The price lies

This week in class, we are reading about energy policy and how, in a democracy, policy has to appeal to the majority of people.  This causes a big problem when the majority of people don’t see there being an energy crisis – when we are having one.  And people want cheap gas so much they cannot see the cost.

We trust that there is a market reflecting supply and demand working in the background of our gas purchases.  Our gas prices have remained somewhat steady (or at least only tripled over the last ten years), therefore we must not be facing any shortages.  In reality, there is less and less oil available every day – it is a finite commodity – a fossil fuel.  And, that oil is more and more expensive to get to.  So, why don’t the prices we pay reflect that?

Lopsided subsidies.

Companies get paid ridiculous amounts from the federal government to drill and mine fossil fuels.  They get paid much less to harness cleaner or renewable energies.  (There’s this pesky myth about large solar subsidies circulating that is just plain false.)  They get paid to drill or not drill from their reserves.  They get paid for not shipping oil overseas to refine it and back to the US for sales (an inefficient process), they get paid for every step of the process.  Good Magazine created this image to illustrate the situation.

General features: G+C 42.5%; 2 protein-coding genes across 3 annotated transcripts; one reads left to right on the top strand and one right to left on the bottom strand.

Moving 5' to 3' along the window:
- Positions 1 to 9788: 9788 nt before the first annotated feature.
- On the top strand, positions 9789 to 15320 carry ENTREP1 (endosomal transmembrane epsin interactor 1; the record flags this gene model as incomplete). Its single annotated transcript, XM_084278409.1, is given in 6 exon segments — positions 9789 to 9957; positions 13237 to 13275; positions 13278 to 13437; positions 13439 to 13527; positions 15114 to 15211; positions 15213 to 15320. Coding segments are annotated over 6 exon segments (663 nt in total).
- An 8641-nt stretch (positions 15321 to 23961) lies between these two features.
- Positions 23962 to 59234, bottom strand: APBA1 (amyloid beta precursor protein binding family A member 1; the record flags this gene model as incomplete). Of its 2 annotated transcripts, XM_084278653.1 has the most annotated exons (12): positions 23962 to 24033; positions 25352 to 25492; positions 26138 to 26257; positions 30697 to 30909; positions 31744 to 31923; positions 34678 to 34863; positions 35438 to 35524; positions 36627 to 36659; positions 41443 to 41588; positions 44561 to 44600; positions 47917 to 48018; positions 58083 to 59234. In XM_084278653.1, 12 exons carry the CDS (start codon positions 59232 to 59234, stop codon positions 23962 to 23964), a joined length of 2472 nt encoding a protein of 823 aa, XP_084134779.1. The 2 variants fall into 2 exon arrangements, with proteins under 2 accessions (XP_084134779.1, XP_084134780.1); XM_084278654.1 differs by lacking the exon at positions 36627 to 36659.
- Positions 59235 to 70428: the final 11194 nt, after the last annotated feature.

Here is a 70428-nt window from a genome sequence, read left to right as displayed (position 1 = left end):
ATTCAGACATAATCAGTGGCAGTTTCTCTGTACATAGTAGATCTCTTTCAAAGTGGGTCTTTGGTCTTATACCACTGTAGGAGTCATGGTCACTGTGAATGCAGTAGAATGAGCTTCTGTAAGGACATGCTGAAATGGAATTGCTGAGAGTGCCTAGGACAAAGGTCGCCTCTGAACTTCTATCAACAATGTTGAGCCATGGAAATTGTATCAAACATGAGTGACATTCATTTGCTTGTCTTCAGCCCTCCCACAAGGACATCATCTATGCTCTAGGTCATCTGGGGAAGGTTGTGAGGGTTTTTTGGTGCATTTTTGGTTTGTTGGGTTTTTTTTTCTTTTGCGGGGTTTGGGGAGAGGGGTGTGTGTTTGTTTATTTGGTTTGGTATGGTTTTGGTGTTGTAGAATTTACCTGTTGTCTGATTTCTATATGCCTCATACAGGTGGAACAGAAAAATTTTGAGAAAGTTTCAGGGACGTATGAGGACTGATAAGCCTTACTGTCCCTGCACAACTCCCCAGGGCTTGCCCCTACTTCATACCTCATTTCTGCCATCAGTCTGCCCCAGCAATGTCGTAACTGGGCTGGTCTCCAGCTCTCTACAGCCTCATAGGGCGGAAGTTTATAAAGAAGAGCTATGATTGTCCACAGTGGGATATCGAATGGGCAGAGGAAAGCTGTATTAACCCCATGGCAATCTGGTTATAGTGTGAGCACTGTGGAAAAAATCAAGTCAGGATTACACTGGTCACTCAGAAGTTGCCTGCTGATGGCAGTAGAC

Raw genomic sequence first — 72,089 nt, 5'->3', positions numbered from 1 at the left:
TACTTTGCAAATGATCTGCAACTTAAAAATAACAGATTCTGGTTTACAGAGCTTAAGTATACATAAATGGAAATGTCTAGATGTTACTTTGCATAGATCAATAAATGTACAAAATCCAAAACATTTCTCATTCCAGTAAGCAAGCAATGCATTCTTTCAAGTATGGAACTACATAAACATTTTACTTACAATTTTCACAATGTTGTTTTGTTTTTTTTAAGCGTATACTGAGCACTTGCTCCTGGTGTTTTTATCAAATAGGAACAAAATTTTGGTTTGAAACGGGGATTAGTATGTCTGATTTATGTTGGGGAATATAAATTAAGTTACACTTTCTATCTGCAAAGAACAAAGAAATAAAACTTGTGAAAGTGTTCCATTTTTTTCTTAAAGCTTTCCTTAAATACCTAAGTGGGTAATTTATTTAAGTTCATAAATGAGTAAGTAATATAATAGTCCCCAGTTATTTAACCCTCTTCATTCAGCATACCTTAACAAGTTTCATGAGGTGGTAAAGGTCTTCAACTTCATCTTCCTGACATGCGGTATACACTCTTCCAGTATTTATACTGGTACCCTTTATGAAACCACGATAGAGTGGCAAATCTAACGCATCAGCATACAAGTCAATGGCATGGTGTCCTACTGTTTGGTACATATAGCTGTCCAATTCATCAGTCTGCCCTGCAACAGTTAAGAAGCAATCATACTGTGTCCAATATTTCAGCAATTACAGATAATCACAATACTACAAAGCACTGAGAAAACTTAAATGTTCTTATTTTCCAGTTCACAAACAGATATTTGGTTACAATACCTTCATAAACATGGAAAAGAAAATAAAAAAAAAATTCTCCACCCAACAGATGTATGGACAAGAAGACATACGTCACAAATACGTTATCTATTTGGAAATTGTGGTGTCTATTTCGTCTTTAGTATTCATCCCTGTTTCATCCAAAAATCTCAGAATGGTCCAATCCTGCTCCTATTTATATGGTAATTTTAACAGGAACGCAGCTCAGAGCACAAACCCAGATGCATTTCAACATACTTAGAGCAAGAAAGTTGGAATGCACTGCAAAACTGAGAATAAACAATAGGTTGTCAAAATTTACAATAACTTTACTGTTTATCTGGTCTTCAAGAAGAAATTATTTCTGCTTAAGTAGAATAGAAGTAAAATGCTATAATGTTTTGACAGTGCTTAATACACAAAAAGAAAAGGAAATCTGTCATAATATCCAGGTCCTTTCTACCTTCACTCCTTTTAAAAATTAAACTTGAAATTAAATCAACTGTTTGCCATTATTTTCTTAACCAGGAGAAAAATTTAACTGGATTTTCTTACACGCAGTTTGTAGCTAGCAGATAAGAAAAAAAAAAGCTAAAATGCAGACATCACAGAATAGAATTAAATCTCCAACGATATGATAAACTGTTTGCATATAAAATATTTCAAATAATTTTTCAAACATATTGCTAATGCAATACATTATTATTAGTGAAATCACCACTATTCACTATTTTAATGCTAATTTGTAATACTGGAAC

This graph is only partial, because it doesn’t contain the costs of maintaining our highway and road infrastructure – and doesn’t contain the military costs of assuring international supply.

Confused values

Low gas prices are considered patriotic, a virtue.  This Valentine’s Day, one man was considered a hero for founding a nonprofit with the intent of getting gas stations to sell gas for less – for $2.14 this holiday.  Never mind the fact that station owner’s profit is only pennies on the gallon.  Or that the $.80 per gallon difference may have made more sense being given to someone who truly needed it.  All that matters is low gas prices so we can continue to drive our cars as much as we want.

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